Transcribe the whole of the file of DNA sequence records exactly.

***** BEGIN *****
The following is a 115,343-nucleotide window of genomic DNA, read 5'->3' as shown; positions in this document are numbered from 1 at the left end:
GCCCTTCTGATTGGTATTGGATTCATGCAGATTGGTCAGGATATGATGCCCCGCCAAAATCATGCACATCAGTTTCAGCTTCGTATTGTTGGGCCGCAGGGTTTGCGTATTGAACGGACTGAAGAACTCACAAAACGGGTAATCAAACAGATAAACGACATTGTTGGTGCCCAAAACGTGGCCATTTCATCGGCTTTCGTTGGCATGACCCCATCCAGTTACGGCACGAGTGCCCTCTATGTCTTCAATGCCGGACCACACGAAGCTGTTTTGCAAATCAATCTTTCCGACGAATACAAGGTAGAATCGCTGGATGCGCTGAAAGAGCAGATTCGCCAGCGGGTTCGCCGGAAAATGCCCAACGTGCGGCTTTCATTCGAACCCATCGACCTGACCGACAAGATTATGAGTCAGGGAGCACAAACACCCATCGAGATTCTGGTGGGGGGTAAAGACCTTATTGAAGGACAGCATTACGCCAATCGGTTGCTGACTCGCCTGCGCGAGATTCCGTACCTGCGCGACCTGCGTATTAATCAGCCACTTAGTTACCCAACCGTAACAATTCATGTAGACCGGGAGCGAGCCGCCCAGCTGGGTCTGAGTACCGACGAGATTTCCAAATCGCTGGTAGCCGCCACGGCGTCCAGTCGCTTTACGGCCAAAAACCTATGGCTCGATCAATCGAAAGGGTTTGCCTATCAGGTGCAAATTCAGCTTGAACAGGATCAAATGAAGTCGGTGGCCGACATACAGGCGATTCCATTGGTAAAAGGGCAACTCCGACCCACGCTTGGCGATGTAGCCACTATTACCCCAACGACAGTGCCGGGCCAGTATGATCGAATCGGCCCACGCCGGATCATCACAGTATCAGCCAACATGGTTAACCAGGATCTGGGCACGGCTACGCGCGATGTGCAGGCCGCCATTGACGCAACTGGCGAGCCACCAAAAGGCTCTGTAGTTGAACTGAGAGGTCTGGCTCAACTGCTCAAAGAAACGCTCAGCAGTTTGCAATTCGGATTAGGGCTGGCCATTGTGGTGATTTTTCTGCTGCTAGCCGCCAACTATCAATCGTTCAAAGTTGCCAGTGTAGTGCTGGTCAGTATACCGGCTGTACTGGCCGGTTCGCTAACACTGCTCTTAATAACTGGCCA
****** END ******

The following is a 115,343-nucleotide window of genomic DNA, read 5'->3' as shown; positions in this document are numbered from 1 at the left end:
GCCCTTCTGATTGGTATTGGATTCATGCAGATTGGTCAGGATATGATGCCCCGCCAAAATCATGCACATCAGTTTCAGCTTCGTATTGTTGGGCCGCAGGGTTTGCGTATTGAACGGACTGAAGAACTCACAAAACGGGTAATCAAACAGATAAACGACATTGTTGGTGCCCAAAACGTGGCCATTTCATCGGCTTTCGTTGGCATGACCCCATCCAGTTACGGCACGAGTGCCCTCTATGTCTTCAATGCCGGACCACACGAAGCTGTTTTGCAAATCAATCTTTCCGACGAATACAAGGTAGAATCGCTGGATGCGCTGAAAGAGCAGATTCGCCAGCGGGTTCGCCGGAAAATGCCCAACGTGCGGCTTTCATTCGAACCCATCGACCTGACCGACAAGATTATGAGTCAGGGAGCACAAACACCCATCGAGATTCTGGTGGGGGGTAAAGACCTTATTGAAGGACAGCATTACGCCAATCGGTTGCTGACTCGCCTGCGCGAGATTCCGTACCTGCGCGACCTGCGTATTAATCAGCCACTTAGTTACCCAACCGTAACAATTCATGTAGACCGGGAGCGAGCCGCCCAGCTGGGTCTGAGTACCGACGAGATTTCCAAATCGCTGGTAGCCGCCACGGCGTCCAGTCGCTTTACGGCCAAAAACCTATGGCTCGATCAATCGAAAGGGTTTGCCTATCAGGTGCAAATTCAGCTTGAACAGGATCAAATGAAGTCGGTGGCCGACATACAGGCGATTCCATTGGTAAAAGGGCAACTCCGACCCACGCTTGGCGATGTAGCCACTATTACCCCAACGACAGTGCCGGGCCAGTATGATCGAATCGGCCCACGCCGGATCATCACAGTATCAGCCAACATGGTTAACCAGGATCTGGGCACGGCTACGCGCGATGTGCAGGCCGCCATTGACGCAACTGGCGAGCCACCAAAAGGCTCTGTAGTTGAACTGAGAGGTCTGGCTCAACTGCTCAAAGAAACGCTCAGCAGTTTGCAATTCGGATTAGGGCTGGCCATTGTGGTGATTTTTCTGCTGCTAGCCGCCAACTATCAATCGTTCAAAGTTGCCAGTGTAGTGCTGGTCAGTATACCGGCTGTACTGGCCGGTTCGCTAACACTGCTCTTAATAACTGGCCA